School of Music alumnus Donald DeVito (Ph.D. Music Education ‘06) recently had the opportunity to collaborate with the Sabreen Association for Artistic Development to help public schools in the West Bank incorporate music education into their curriculum for grades 1-4. His board member position on the International Society for Music Education (ISME) and his job as a music and special education teacher at the Sidney Lanier Center in Gainesville made him the ideal person for Sabreen coordinator George Ghattas to reach out to for help.
Currently, there are no music teachers appointed at any of the 2,400 public and UNRWA schools in the West Bank and more than 400 schools in Gaza. One of the main reasons for this is because there are no pre-service or in-service programs for teachers in music education. DeVito’s role was to help Sabreen get into contact with the right people so that Palestinian educators can get the training they need to teach music in schools.
“I was able to put Sabreen in touch with the Porto Polytechnic Institute in Portugal and they are collaborating now,” said DeVito. “It looks like teachers are going to have the official training that they need to get within the public school curriculum, and that’s by having university training in the field of music education.”
DeVito was also able to help Sabreen by utilizing his contacts at UF. When the organization needed an example of what a training course would look like for music teachers, DeVito reached out to Dr. Russell Robinson who gave him the syllabus for UF’s Music for the Elementary Child course. The course shows pre-service elementary classroom teachers how to structure basic music instruction in the elementary classroom, as well as how to integrate musical concepts into all areas of the general elementary curriculum.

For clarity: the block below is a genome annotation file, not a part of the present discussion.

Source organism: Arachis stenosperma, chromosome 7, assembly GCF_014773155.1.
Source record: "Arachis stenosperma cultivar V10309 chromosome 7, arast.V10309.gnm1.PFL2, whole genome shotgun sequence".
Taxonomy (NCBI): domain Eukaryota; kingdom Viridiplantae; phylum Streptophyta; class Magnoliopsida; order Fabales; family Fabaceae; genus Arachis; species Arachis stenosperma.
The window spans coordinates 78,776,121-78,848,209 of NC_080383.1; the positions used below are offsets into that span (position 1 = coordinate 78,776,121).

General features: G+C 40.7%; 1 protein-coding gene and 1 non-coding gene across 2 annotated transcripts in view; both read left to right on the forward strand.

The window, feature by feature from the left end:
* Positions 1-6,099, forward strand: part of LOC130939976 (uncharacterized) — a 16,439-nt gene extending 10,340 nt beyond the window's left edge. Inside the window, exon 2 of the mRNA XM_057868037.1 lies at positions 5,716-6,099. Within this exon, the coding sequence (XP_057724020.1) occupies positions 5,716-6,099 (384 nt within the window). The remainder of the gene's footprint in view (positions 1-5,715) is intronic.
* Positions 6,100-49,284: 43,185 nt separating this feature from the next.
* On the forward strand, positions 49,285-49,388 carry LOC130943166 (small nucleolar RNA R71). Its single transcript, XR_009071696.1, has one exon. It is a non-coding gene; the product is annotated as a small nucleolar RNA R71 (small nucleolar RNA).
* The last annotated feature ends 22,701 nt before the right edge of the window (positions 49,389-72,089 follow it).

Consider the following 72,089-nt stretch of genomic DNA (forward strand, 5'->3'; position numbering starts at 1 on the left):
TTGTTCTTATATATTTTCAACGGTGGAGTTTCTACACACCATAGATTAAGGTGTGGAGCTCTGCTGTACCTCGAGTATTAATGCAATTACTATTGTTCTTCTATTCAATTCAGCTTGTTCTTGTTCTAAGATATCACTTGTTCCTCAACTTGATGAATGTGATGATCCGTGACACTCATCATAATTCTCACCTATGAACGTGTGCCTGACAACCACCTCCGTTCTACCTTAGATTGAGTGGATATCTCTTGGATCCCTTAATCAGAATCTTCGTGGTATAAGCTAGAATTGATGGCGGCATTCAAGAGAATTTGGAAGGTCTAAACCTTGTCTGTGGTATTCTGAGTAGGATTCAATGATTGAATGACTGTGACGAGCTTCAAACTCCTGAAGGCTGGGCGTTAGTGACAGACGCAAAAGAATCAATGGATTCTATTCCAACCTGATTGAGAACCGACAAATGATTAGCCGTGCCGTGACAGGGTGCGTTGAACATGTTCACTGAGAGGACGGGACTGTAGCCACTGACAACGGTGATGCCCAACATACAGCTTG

“Russell sent me the syllabus and they translated it to Arabic and shared it with the people who were going to the Palestinian Education Council for approval,” said DeVito. “So, you have the Porto Polytechnic Institute in Portugal which is going to be training teachers in the West Bank on the concept of what a course like this would look like – and they have a collaborative example from UF.”
“The most rewarding thing about being part of a project like this is being able to take collaboration from an organization like ISME and from contacts at UF and being able to utilize those in a positive way,” said DeVito. “I’ve developed a lot of skills in engaging my students with the outside world and raising awareness for music education. Now, I’m able to do it on a larger scale for other people – in this case, the entire West Bank.”
As for future possibilities with the Sabreen Association for Artistic Development, DeVito hopes that they can find a way to include special education training in the curriculum so that people with disabilities have the opportunity to get into music education.
“I have the public school part of it going with them right now,” said DeVito. “Once that’s established, the goal is to be able to go back and do the same thing for special education in music.”